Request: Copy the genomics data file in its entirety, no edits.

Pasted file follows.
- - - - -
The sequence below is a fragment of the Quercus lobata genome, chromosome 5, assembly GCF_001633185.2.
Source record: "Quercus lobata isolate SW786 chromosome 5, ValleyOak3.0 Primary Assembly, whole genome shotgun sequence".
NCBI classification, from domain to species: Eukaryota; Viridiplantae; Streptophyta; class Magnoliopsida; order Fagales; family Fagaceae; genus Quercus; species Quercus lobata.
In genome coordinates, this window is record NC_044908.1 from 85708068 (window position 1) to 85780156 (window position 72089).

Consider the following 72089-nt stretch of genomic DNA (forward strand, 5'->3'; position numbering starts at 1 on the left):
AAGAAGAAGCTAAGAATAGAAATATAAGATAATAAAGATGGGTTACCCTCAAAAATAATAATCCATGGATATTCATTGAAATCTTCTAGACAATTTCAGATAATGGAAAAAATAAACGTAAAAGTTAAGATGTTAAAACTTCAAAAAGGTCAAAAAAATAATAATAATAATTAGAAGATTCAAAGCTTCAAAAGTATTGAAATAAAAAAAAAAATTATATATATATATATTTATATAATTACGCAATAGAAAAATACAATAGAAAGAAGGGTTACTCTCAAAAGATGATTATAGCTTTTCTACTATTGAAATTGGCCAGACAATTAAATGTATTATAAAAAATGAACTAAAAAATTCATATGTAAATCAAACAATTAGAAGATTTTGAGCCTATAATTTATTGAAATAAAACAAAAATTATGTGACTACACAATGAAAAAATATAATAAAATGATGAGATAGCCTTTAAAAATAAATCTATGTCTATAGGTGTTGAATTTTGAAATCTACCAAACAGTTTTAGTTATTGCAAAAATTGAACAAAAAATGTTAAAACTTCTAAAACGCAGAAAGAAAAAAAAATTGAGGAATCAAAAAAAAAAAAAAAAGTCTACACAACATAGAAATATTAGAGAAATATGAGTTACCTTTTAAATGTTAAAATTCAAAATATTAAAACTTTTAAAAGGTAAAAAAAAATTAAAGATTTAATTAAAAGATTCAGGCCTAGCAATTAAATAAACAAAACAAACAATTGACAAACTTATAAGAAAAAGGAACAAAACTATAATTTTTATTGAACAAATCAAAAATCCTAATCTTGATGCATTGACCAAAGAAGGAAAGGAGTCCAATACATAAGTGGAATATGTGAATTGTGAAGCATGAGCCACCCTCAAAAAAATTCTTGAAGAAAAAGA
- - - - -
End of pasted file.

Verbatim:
The sequence below is a fragment of the Quercus lobata genome, chromosome 5, assembly GCF_001633185.2.
Source record: "Quercus lobata isolate SW786 chromosome 5, ValleyOak3.0 Primary Assembly, whole genome shotgun sequence".
NCBI classification, from domain to species: Eukaryota; Viridiplantae; Streptophyta; class Magnoliopsida; order Fagales; family Fagaceae; genus Quercus; species Quercus lobata.
In genome coordinates, this window is record NC_044908.1 from 85708068 (window position 1) to 85780156 (window position 72089).

Consider the following 72089-nt stretch of genomic DNA (forward strand, 5'->3'; position numbering starts at 1 on the left):
AAGAAGAAGCTAAGAATAGAAATATAAGATAATAAAGATGGGTTACCCTCAAAAATAATAATCCATGGATATTCATTGAAATCTTCTAGACAATTTCAGATAATGGAAAAAATAAACGTAAAAGTTAAGATGTTAAAACTTCAAAAAGGTCAAAAAAATAATAATAATAATTAGAAGATTCAAAGCTTCAAAAGTATTGAAATAAAAAAAAAAATTATATATATATATATTTATATAATTACGCAATAGAAAAATACAATAGAAAGAAGGGTTACTCTCAAAAGATGATTATAGCTTTTCTACTATTGAAATTGGCCAGACAATTAAATGTATTATAAAAAATGAACTAAAAAATTCATATGTAAATCAAACAATTAGAAGATTTTGAGCCTATAATTTATTGAAATAAAACAAAAATTATGTGACTACACAATGAAAAAATATAATAAAATGATGAGATAGCCTTTAAAAATAAATCTATGTCTATAGGTGTTGAATTTTGAAATCTACCAAACAGTTTTAGTTATTGCAAAAATTGAACAAAAAATGTTAAAACTTCTAAAACGCAGAAAGAAAAAAAAATTGAGGAATCAAAAAAAAAAAAAAAAGTCTACACAACATAGAAATATTAGAGAAATATGAGTTACCTTTTAAATGTTAAAATTCAAAATATTAAAACTTTTAAAAGGTAAAAAAAAATTAAAGATTTAATTAAAAGATTCAGGCCTAGCAATTAAATAAACAAAACAAACAATTGACAAACTTATAAGAAAAAGGAACAAAACTATAATTTTTATTGAACAAATCAAAAATCCTAATCTTGATGCATTGACCAAAGAAGGAAAGGAGTCCAATACATAAGTGGAATATGTGAATTGTGAAGCATGAGCCACCCTCAAAAAAATTCTTGAAGAAAAAGA